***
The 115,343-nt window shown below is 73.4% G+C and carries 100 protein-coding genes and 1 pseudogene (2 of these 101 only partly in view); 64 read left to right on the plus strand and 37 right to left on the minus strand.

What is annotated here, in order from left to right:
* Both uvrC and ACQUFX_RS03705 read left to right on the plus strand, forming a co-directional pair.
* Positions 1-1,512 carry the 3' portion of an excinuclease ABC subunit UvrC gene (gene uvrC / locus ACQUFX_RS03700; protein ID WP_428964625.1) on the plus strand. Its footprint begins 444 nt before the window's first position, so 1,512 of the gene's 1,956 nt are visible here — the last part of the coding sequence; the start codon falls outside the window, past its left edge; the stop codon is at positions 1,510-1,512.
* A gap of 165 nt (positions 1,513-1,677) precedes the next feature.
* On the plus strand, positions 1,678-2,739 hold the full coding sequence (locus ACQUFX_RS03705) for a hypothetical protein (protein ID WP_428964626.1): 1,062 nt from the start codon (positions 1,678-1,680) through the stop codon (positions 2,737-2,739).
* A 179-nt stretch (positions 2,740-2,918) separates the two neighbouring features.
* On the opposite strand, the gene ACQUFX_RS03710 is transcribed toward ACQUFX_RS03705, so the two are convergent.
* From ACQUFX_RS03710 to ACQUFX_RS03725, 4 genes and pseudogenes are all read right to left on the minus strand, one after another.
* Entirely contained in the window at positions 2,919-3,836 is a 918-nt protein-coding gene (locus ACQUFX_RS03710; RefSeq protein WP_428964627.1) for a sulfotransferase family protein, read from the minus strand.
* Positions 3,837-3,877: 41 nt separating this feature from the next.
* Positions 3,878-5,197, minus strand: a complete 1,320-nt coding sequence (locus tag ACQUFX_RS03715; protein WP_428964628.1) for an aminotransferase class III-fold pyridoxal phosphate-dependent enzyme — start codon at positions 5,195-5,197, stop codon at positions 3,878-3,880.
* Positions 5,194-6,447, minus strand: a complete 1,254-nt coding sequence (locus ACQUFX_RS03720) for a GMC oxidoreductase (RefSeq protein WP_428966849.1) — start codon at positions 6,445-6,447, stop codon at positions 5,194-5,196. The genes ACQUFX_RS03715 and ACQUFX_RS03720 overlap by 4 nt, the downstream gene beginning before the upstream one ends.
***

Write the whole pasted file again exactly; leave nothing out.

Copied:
The 115,343-nt window shown below is 73.4% G+C and carries 100 protein-coding genes and 1 pseudogene (2 of these 101 only partly in view); 64 read left to right on the plus strand and 37 right to left on the minus strand.

What is annotated here, in order from left to right:
* Both uvrC and ACQUFX_RS03705 read left to right on the plus strand, forming a co-directional pair.
* Positions 1-1,512 carry the 3' portion of an excinuclease ABC subunit UvrC gene (gene uvrC / locus ACQUFX_RS03700; protein ID WP_428964625.1) on the plus strand. Its footprint begins 444 nt before the window's first position, so 1,512 of the gene's 1,956 nt are visible here — the last part of the coding sequence; the start codon falls outside the window, past its left edge; the stop codon is at positions 1,510-1,512.
* A gap of 165 nt (positions 1,513-1,677) precedes the next feature.
* On the plus strand, positions 1,678-2,739 hold the full coding sequence (locus ACQUFX_RS03705) for a hypothetical protein (protein ID WP_428964626.1): 1,062 nt from the start codon (positions 1,678-1,680) through the stop codon (positions 2,737-2,739).
* A 179-nt stretch (positions 2,740-2,918) separates the two neighbouring features.
* On the opposite strand, the gene ACQUFX_RS03710 is transcribed toward ACQUFX_RS03705, so the two are convergent.
* From ACQUFX_RS03710 to ACQUFX_RS03725, 4 genes and pseudogenes are all read right to left on the minus strand, one after another.
* Entirely contained in the window at positions 2,919-3,836 is a 918-nt protein-coding gene (locus ACQUFX_RS03710; RefSeq protein WP_428964627.1) for a sulfotransferase family protein, read from the minus strand.
* Positions 3,837-3,877: 41 nt separating this feature from the next.
* Positions 3,878-5,197, minus strand: a complete 1,320-nt coding sequence (locus tag ACQUFX_RS03715; protein WP_428964628.1) for an aminotransferase class III-fold pyridoxal phosphate-dependent enzyme — start codon at positions 5,195-5,197, stop codon at positions 3,878-3,880.
* Positions 5,194-6,447, minus strand: a complete 1,254-nt coding sequence (locus ACQUFX_RS03720) for a GMC oxidoreductase (RefSeq protein WP_428966849.1) — start codon at positions 6,445-6,447, stop codon at positions 5,194-5,196. The genes ACQUFX_RS03715 and ACQUFX_RS03720 overlap by 4 nt, the downstream gene beginning before the upstream one ends.